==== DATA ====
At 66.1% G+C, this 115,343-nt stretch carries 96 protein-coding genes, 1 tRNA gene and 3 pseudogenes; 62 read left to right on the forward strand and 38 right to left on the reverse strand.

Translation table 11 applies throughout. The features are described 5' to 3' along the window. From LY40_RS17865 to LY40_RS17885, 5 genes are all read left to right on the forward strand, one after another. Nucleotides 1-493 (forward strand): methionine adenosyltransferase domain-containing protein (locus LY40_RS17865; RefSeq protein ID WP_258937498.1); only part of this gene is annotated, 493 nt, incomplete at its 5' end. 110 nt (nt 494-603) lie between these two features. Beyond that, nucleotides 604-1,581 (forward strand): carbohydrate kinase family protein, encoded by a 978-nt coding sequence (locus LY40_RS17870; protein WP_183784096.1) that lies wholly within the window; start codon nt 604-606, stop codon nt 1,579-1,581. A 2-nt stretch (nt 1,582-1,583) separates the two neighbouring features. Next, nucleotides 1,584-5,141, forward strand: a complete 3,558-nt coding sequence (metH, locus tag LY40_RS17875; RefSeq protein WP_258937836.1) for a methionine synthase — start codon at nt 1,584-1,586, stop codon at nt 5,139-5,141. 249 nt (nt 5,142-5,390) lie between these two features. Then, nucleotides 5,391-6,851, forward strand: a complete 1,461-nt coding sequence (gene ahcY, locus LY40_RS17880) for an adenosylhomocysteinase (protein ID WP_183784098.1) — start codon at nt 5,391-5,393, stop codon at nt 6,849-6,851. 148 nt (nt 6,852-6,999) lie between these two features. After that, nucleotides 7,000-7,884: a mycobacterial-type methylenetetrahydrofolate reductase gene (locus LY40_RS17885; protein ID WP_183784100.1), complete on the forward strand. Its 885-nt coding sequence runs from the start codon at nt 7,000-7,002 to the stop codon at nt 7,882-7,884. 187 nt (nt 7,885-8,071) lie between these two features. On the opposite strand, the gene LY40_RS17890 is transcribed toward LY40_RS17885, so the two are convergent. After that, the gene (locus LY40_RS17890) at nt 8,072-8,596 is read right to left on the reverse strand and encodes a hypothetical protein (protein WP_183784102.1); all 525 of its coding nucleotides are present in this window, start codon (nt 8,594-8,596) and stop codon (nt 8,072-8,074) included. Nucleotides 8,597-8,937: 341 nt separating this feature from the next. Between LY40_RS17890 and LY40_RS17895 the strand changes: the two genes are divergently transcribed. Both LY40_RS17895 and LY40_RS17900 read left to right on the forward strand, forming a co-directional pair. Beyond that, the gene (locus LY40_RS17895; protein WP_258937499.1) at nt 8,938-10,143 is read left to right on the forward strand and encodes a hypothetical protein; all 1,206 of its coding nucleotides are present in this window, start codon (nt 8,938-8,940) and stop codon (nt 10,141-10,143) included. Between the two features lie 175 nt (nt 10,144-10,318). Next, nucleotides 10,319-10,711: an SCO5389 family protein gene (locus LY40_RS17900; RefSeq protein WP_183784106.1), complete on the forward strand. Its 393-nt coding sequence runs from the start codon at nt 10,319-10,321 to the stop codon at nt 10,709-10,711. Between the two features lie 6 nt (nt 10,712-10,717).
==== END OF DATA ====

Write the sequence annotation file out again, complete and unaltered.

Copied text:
At 66.1% G+C, this 115,343-nt stretch carries 96 protein-coding genes, 1 tRNA gene and 3 pseudogenes; 62 read left to right on the forward strand and 38 right to left on the reverse strand.

Translation table 11 applies throughout. The features are described 5' to 3' along the window. From LY40_RS17865 to LY40_RS17885, 5 genes are all read left to right on the forward strand, one after another. Nucleotides 1-493 (forward strand): methionine adenosyltransferase domain-containing protein (locus LY40_RS17865; RefSeq protein ID WP_258937498.1); only part of this gene is annotated, 493 nt, incomplete at its 5' end. 110 nt (nt 494-603) lie between these two features. Beyond that, nucleotides 604-1,581 (forward strand): carbohydrate kinase family protein, encoded by a 978-nt coding sequence (locus LY40_RS17870; protein WP_183784096.1) that lies wholly within the window; start codon nt 604-606, stop codon nt 1,579-1,581. A 2-nt stretch (nt 1,582-1,583) separates the two neighbouring features. Next, nucleotides 1,584-5,141, forward strand: a complete 3,558-nt coding sequence (metH, locus tag LY40_RS17875; RefSeq protein WP_258937836.1) for a methionine synthase — start codon at nt 1,584-1,586, stop codon at nt 5,139-5,141. 249 nt (nt 5,142-5,390) lie between these two features. Then, nucleotides 5,391-6,851, forward strand: a complete 1,461-nt coding sequence (gene ahcY, locus LY40_RS17880) for an adenosylhomocysteinase (protein ID WP_183784098.1) — start codon at nt 5,391-5,393, stop codon at nt 6,849-6,851. 148 nt (nt 6,852-6,999) lie between these two features. After that, nucleotides 7,000-7,884: a mycobacterial-type methylenetetrahydrofolate reductase gene (locus LY40_RS17885; protein ID WP_183784100.1), complete on the forward strand. Its 885-nt coding sequence runs from the start codon at nt 7,000-7,002 to the stop codon at nt 7,882-7,884. 187 nt (nt 7,885-8,071) lie between these two features. On the opposite strand, the gene LY40_RS17890 is transcribed toward LY40_RS17885, so the two are convergent. After that, the gene (locus LY40_RS17890) at nt 8,072-8,596 is read right to left on the reverse strand and encodes a hypothetical protein (protein WP_183784102.1); all 525 of its coding nucleotides are present in this window, start codon (nt 8,594-8,596) and stop codon (nt 8,072-8,074) included. Nucleotides 8,597-8,937: 341 nt separating this feature from the next. Between LY40_RS17890 and LY40_RS17895 the strand changes: the two genes are divergently transcribed. Both LY40_RS17895 and LY40_RS17900 read left to right on the forward strand, forming a co-directional pair. Beyond that, the gene (locus LY40_RS17895; protein WP_258937499.1) at nt 8,938-10,143 is read left to right on the forward strand and encodes a hypothetical protein; all 1,206 of its coding nucleotides are present in this window, start codon (nt 8,938-8,940) and stop codon (nt 10,141-10,143) included. Between the two features lie 175 nt (nt 10,144-10,318). Next, nucleotides 10,319-10,711: an SCO5389 family protein gene (locus LY40_RS17900; RefSeq protein WP_183784106.1), complete on the forward strand. Its 393-nt coding sequence runs from the start codon at nt 10,319-10,321 to the stop codon at nt 10,709-10,711. Between the two features lie 6 nt (nt 10,712-10,717).